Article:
Elon Musk Settles With SEC, Agrees To Step Down As Tesla Chairman
Updated at 1:02 a.m. ET Sunday
Elon Musk, Tesla's chief executive, has reached a deal with the Securities and Exchange Commission to settle a securities fraud charge brought against him on Thursday, the agency announced on Saturday.
Under the terms of the settlement, Musk has agreed to step down as chairman of the Silicon Valley-based company, but will remain in his post as CEO.
Tesla and Musk will each pay a separate fine of $20 million, the SEC said in a press release, and Musk will resign as chairman within 45 days. After that, he'll be ineligible to be re-elected chairman for three years.
The resolution comes two days after the SEC sued Musk in federal court for fraud, alleging that he misled investors when he announced on Twitter last month that he had "funding secured" to take the electric-car company private at $420 a share. Musk later admitted that the share price — a nod to marijuana culture — was a calculated stunt meant to amuse his girlfriend, the musician Grimes.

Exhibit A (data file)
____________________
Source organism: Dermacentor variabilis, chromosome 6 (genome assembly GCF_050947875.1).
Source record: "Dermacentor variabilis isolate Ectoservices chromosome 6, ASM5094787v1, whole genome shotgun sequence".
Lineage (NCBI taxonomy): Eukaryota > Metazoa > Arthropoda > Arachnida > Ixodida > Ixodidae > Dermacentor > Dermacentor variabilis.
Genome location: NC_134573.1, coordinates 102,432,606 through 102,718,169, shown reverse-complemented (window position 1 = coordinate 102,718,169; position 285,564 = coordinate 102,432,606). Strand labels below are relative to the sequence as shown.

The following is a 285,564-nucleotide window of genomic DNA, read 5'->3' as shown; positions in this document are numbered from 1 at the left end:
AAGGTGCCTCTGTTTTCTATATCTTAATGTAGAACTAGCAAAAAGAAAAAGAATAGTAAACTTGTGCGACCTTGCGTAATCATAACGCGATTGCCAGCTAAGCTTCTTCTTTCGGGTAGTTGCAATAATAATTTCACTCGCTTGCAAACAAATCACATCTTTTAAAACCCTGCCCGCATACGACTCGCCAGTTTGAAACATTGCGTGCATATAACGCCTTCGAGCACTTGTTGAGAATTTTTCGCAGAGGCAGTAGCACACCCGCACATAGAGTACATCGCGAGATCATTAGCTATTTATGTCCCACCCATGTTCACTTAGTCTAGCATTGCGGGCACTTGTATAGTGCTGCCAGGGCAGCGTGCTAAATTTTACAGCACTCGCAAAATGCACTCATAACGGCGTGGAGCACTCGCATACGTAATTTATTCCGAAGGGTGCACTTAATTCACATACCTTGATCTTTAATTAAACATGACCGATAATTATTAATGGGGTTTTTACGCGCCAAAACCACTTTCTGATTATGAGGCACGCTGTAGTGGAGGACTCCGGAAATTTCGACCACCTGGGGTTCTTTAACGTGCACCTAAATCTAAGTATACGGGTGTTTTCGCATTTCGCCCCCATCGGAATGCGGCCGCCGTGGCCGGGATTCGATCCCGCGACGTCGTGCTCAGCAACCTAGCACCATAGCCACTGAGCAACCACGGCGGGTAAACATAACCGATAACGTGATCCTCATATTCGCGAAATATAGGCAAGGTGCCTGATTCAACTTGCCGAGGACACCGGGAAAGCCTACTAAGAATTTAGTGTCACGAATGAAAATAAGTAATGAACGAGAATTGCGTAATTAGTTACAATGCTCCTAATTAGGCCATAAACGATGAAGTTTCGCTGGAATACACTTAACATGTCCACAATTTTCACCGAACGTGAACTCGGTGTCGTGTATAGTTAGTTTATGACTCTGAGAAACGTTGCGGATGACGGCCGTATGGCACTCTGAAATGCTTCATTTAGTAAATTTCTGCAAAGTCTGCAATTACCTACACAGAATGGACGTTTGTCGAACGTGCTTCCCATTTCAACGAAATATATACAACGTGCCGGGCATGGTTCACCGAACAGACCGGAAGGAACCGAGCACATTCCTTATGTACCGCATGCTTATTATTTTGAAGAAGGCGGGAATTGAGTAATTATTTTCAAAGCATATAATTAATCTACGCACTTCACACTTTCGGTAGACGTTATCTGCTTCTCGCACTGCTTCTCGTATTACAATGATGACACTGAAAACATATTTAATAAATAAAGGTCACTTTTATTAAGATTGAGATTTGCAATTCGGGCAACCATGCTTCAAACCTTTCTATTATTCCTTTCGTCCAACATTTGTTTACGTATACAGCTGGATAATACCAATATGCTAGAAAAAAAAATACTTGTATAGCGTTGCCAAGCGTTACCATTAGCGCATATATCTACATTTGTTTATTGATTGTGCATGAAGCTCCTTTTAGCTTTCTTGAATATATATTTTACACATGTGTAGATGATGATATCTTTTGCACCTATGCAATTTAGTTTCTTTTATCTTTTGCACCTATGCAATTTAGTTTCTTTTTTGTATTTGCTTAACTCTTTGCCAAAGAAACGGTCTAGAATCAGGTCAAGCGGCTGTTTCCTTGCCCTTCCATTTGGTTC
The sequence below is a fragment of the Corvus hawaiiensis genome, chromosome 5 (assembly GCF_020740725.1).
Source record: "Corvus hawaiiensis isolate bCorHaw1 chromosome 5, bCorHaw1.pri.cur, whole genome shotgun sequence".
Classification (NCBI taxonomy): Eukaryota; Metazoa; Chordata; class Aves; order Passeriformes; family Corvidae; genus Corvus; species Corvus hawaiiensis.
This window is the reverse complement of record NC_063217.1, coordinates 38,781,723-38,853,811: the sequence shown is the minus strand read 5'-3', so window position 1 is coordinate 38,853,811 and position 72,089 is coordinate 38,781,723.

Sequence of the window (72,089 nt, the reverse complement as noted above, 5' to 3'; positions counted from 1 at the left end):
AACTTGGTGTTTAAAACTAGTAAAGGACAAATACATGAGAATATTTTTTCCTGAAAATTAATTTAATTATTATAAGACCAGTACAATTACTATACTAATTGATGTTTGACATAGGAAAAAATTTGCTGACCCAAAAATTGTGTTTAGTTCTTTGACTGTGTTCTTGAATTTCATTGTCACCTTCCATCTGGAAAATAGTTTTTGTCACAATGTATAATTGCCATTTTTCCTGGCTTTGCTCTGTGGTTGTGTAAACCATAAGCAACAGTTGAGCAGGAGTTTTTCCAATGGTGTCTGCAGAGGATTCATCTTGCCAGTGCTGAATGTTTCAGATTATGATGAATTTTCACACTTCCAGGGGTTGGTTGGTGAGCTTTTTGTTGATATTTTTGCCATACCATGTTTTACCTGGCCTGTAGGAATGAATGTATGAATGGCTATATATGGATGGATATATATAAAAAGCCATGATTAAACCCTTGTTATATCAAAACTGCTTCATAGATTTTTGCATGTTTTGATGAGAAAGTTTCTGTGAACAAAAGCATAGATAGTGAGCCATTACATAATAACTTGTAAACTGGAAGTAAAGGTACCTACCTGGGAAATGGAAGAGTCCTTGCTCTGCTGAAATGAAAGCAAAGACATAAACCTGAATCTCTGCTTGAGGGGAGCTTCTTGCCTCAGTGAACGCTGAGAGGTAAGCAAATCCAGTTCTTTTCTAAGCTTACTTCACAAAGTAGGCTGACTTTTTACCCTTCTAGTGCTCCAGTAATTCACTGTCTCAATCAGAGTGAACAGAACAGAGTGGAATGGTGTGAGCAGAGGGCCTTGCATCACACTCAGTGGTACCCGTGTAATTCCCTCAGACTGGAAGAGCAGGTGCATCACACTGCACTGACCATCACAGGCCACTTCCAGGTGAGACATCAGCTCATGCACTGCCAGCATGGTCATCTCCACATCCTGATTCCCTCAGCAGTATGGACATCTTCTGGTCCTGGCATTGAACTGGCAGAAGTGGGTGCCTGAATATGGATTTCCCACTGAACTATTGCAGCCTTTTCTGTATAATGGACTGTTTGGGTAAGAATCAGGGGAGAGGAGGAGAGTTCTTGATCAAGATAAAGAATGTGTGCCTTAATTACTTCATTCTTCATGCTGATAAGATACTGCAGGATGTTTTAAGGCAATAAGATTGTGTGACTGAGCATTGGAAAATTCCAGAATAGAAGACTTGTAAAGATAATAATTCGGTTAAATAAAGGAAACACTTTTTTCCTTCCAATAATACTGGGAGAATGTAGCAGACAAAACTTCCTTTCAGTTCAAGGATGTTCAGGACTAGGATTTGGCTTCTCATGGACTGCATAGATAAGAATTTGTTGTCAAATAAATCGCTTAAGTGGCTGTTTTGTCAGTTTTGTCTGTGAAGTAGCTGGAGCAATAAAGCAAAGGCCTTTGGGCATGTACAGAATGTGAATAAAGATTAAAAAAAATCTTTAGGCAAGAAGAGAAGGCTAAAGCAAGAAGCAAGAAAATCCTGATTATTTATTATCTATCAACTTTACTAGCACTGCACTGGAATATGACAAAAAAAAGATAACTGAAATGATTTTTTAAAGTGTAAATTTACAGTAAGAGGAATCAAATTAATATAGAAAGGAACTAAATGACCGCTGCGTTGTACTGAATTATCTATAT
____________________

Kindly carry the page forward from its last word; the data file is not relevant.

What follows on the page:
As NPR's Vanessa Romo reported on Thursday:
The court documents note the calculation resulted in a price of $419, but that Musk later admitted he had added the extra dollar — $420 — "because he had recently learned about the number's significance in marijuana culture and thought his girlfriend 'would find it funny, which admittedly is not a great reason to pick a price.' "
The SEC says that Musk and Tesla agreed to the deal without admitting or denying the allegations brought against them.
The day after the SEC filed its lawsuit, Tesla's stock sank 14 percent, dissolving more than $7 billion in shareholder returns. Since the Aug. 7 tweet, Tesla's stock has fallen 30 percent, closing Friday at $264.77, according to The Associated Press.
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